The medical term for pain felt during swallowing is odynophagia. The pain felt in odynophagia may have its origin in different parts of the upper alimentary canal: the mouth, the throat (also known as the pharynx), the esophagus (also called the food pipe), and the larynx (also known as the voice box). Since the act of swallowing is central to eating and drinking, pain during swallowing can affect normal food and water intake.
At first thought, swallowing seems to be a simple passive process where food in the mouth falls down into the esophagus. However, swallowing is a complex act, with both voluntary and involuntary components. A number of tissues take part in executing the act of swallowing. The actions of the various tissues in the act of swallowing is coordinated by the nervous system, through a mechanism known as the swallowing reflex.
Signs and Symptoms
Pain during swallowing can occur in a variety of conditions and exhibit different signs and symptoms. For example, unlike the causes in the mouth or throat (technically referred to as oropharyngeal causes), esophageal causes of odynophagia may manifest as chest pain. The following are some of the signs and symptoms associated with swallowing pain:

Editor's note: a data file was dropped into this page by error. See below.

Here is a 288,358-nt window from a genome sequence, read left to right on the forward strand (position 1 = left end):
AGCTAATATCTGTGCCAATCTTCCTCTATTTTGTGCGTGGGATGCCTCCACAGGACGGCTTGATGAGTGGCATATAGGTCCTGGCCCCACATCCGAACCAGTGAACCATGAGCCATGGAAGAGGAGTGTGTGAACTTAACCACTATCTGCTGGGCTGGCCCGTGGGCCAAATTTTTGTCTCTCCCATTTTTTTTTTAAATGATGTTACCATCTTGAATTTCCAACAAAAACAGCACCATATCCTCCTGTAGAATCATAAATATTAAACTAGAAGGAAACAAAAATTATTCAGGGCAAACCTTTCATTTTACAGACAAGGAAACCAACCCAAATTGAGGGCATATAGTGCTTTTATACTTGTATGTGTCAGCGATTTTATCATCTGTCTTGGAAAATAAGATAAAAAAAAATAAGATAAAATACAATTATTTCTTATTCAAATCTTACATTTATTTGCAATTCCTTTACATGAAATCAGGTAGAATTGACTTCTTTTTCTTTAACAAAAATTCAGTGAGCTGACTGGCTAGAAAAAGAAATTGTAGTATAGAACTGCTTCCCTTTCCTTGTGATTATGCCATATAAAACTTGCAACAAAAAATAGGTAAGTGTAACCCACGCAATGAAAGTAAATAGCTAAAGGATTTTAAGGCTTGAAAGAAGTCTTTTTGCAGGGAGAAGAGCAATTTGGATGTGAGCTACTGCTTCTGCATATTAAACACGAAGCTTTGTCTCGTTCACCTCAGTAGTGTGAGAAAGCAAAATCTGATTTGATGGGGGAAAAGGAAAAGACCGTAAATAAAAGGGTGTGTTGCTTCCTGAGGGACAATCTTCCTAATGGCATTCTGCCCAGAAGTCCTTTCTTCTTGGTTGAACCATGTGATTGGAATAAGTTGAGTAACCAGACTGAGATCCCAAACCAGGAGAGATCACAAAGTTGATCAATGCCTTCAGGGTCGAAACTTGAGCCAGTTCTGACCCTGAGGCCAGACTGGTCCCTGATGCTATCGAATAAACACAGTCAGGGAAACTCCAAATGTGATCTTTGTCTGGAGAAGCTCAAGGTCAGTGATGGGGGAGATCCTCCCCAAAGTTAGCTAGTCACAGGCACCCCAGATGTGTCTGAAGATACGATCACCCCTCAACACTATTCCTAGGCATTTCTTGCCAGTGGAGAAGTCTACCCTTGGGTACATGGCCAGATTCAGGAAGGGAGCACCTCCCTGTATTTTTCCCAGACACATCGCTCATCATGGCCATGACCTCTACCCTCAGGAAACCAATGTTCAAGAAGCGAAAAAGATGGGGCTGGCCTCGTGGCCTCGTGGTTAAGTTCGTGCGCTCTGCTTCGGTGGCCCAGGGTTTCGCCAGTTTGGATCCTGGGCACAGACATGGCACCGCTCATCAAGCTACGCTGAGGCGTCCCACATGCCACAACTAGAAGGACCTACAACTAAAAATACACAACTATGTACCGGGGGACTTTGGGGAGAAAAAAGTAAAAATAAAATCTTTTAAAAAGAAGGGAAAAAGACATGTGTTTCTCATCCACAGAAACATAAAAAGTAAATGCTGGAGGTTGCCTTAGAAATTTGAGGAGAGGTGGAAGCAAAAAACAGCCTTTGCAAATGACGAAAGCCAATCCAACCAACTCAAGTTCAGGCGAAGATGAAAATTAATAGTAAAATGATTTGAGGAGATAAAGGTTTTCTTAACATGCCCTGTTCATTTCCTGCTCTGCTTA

- Pain during swallowing may occur without any effect on the normal swallowing reflex. Swallowing pain may not be accompanied by regurgitation of food.
- In some cases, pain during swallowing may cause difficulty in swallowing (technically known as dysphagia).
- Swallowing pain may be accompanied by pain in the mouth (technically referred to as stomatodynia). In these cases, swallowing also increases the pain in the mouth. Stomatodynia caused by inflammatory conditions may extend to the throat, and may worsen the pain during ingestion of food, mastication of food, and swallowing of food.
- Pain during swallowing may be precipitated upon consumption of hot and spicy foods or drinks. Such pain indicates the presence of some lesion (like ulcer) in the throat.
- Swallowing pain may occur in the mornings upon waking up from sleep. This type of pain may ease up as the day progresses. This type of morning odynophagia may be due to gastroesophageal reflux disease (commonly abbreviated as GERD) causing reflux pharyngitis. A common symptom of reflux pharyngitis is persistent sore throat in the mornings.
- Pain during swallowing may also be accompanied by difficulty in breathing (technically referred to as dyspnea) or a hoarseness in voice (technically referred to as dysphonia). Simultaneous occurrence of these conditions indicate the presence of some pathology in the larynx or trachea. There may even be a partial obstruction of the throat.
Causes of Swallowing Pain
There are a number of different causes of odynophagia and some of the more common causes are discussed below.
A variety of infections in the mouth, throat, epiglottis, and esophagus may cause pain during swallowing. These infections can manifest as ulcers, abscesses, sore, or inflammation in the structures of the oral cavity and the throat. Examples of infections of the mouth that cause swallowing pain include acute infectious stomatitis and chronic infectious stomatitis. An example of a throat infection that can lead to pain during swallowing is tonsillopharyngitis. Both the tonsils and the throat are affected in tonsillopharyngitis.